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Wallabing
01-08-2011, 7:33 AM
In the unfortunate event that a round had to be fired in defence of your residence, and it caused a fatality, would law enforcement, or DA (or whatever goverment agency) seize every single one of your firearms and ammunition? Could the DA use your firearm collection to paint you as a homicidal nutjob in court?

We The People Firearms
01-08-2011, 7:53 AM
The right answer is "it depends". Is the gun registered to you? What were the circumstances involving the shooting etc. If it was a legitimate shooting, you were within your legal rights, not intoxicated, etc, then probably not. The bottom line is that the da's office would need probable cause to search and seize anything that wasn't used in the shooting. Of course without your consent, this would require a warrant. This of course is my opinion based on what I used to see and participate in with regard to search warrants, but anything is possible with the right (or wrong) officer/da/judge combo. Just know your 4th amendment rights inside and out and never consent to anything you're not comfortable with.

HowardW56
01-08-2011, 7:55 AM
In the unfortunate event that a round had to be fired in defence of your residence, and it caused a fatality, would law enforcement, or DA (or whatever goverment agency) seize every single one of your firearms and ammunition? Could the DA use your firearm collection to paint you as a homicidal nutjob in court?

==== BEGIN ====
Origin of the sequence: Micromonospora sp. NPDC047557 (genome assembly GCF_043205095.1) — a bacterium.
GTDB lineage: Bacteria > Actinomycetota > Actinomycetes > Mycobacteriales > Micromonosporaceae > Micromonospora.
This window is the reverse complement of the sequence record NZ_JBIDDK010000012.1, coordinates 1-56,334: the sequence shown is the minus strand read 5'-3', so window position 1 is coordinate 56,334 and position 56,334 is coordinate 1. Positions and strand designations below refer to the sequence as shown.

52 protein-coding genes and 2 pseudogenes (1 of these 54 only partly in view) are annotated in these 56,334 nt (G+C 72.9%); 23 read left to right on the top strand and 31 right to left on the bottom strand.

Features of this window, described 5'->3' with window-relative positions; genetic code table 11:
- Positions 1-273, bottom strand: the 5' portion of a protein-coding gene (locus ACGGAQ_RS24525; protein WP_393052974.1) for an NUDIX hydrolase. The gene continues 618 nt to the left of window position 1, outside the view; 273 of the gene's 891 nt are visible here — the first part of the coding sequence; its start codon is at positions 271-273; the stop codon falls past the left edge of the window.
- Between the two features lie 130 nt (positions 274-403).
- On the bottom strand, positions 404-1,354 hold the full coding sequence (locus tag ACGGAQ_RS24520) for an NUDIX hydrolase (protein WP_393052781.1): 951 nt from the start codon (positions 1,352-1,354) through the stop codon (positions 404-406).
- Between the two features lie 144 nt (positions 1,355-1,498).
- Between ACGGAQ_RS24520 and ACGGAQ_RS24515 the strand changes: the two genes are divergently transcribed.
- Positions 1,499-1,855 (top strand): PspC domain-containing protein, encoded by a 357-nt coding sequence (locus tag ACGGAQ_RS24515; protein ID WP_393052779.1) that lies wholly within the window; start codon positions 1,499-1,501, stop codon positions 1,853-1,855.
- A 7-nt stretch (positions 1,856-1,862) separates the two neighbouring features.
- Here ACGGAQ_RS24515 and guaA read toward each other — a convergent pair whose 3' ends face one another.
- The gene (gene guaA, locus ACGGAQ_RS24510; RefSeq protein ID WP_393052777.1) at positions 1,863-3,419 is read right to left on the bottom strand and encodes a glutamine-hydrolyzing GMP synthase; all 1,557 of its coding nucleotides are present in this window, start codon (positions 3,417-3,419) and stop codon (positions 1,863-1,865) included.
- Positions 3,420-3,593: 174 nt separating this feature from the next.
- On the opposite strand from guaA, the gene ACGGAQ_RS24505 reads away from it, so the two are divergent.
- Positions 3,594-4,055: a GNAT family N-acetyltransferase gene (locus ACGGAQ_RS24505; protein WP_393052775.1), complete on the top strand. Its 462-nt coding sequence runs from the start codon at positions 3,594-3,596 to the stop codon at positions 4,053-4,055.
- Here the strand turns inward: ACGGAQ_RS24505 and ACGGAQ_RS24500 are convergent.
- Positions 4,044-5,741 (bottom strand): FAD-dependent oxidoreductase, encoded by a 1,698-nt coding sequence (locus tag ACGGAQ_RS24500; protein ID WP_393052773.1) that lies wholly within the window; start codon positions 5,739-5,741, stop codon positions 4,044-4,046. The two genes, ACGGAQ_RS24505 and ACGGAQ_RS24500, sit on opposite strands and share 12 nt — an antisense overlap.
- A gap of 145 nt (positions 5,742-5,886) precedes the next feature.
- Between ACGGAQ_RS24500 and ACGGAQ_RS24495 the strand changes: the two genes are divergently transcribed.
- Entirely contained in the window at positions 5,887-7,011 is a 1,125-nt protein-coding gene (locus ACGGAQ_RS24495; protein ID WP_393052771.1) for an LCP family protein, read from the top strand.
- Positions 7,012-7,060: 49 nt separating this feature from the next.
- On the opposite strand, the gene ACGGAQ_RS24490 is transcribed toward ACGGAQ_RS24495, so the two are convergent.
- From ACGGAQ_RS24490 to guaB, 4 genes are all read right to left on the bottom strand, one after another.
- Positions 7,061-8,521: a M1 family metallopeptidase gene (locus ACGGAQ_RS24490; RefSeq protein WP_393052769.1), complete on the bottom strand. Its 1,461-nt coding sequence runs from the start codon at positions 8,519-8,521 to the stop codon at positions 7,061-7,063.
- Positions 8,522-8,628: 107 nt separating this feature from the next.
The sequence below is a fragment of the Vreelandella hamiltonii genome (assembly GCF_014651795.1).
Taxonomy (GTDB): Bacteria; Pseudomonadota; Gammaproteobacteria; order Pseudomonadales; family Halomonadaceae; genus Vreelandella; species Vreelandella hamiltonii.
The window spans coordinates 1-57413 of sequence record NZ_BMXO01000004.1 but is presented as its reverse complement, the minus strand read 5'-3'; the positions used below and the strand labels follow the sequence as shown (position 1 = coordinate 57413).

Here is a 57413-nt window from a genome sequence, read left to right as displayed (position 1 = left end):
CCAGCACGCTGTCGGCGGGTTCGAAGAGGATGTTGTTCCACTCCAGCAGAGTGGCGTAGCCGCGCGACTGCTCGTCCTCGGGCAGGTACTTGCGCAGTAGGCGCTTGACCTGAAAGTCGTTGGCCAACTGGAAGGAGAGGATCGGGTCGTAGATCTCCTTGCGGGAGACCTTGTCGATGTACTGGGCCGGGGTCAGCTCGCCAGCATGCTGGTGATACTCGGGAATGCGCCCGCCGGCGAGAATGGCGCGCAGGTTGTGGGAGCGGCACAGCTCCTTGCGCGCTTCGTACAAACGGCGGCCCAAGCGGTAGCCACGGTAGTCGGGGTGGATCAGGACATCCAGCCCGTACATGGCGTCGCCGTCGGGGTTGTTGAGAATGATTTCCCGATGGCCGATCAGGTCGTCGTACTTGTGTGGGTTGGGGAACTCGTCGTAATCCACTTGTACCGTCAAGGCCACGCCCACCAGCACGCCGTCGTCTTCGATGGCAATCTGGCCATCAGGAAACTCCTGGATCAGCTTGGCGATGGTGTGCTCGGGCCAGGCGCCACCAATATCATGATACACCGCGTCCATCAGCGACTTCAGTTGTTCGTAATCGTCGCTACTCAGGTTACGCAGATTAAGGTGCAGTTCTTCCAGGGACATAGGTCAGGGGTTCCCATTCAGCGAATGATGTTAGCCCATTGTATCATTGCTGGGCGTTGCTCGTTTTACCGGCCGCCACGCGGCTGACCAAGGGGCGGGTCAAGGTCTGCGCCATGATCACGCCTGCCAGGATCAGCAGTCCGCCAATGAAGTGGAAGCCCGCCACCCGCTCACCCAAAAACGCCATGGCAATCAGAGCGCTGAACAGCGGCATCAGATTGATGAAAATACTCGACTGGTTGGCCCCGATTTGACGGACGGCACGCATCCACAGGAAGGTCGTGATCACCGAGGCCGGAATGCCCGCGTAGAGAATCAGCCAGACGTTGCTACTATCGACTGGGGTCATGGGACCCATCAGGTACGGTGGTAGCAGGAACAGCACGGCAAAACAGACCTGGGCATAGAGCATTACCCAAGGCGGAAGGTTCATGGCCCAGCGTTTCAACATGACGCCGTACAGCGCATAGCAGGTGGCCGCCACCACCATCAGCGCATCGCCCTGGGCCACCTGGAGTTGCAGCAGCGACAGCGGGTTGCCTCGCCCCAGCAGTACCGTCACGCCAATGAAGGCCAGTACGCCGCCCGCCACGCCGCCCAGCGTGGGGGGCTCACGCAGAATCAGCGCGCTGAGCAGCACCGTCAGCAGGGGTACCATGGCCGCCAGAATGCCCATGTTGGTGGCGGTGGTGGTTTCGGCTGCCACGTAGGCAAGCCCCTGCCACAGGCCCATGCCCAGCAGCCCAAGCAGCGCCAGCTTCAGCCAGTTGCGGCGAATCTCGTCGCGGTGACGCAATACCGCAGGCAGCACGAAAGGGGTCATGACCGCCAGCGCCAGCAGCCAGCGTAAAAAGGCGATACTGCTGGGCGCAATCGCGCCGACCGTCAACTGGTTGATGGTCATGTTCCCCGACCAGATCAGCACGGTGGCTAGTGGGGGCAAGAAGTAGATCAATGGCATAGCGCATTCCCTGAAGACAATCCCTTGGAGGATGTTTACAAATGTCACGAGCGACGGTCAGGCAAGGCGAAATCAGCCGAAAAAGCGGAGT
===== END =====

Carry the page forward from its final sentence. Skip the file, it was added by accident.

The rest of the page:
It is unlikely that LE would they seize anything other than the gun that was used. Seizing everything is not justifiable unless you are arrested. If it were a questionable shooting, I would expect that they would take the shooter and guns.

Again, if it were a bad shooting and you were charged, the DA can use whatever they have available to paint you as a criminal.

CSACANNONEER
01-08-2011, 8:05 AM
The right answer is "it depends". Is the gun registered to you? What were the circumstances involving the shooting etc. If it was a legitimate shooting, you were within your legal rights, not intoxicated, etc, then probably not. The bottom line is that the da's office would need probable cause to search and seize anything that wasn't used in the shooting. Of course without your consent, this would require a warrant. This of course is my opinion based on what I used to see and participate in with regard to search warrants, but anything is possible with the right (or wrong) officer/da/judge combo. Just know your 4th amendment rights inside and out and never consent to anything you're not comfortable with.

While I agree with most of what you've written, the registration question is, in part, BS. There are many legally owned unregistered handguns in California and ALMOST ALL long guns are not registered. So, I actually see an advantage of me using one of my legally owned handguns. It obviously shows that I've owned the gun since prior to 1991 and have never had to use it to save my life before. Would a "homicidal nutjob" with a "large arsenal" (to the press this mean 3 or more firearms or airguns) wait 20+ years after aquiring a legal firearm to illegally use it? Highly doubtful. To me, using an unregistered and legally own handgun only helps to further prove that one has a very long history of responsible gun ownership.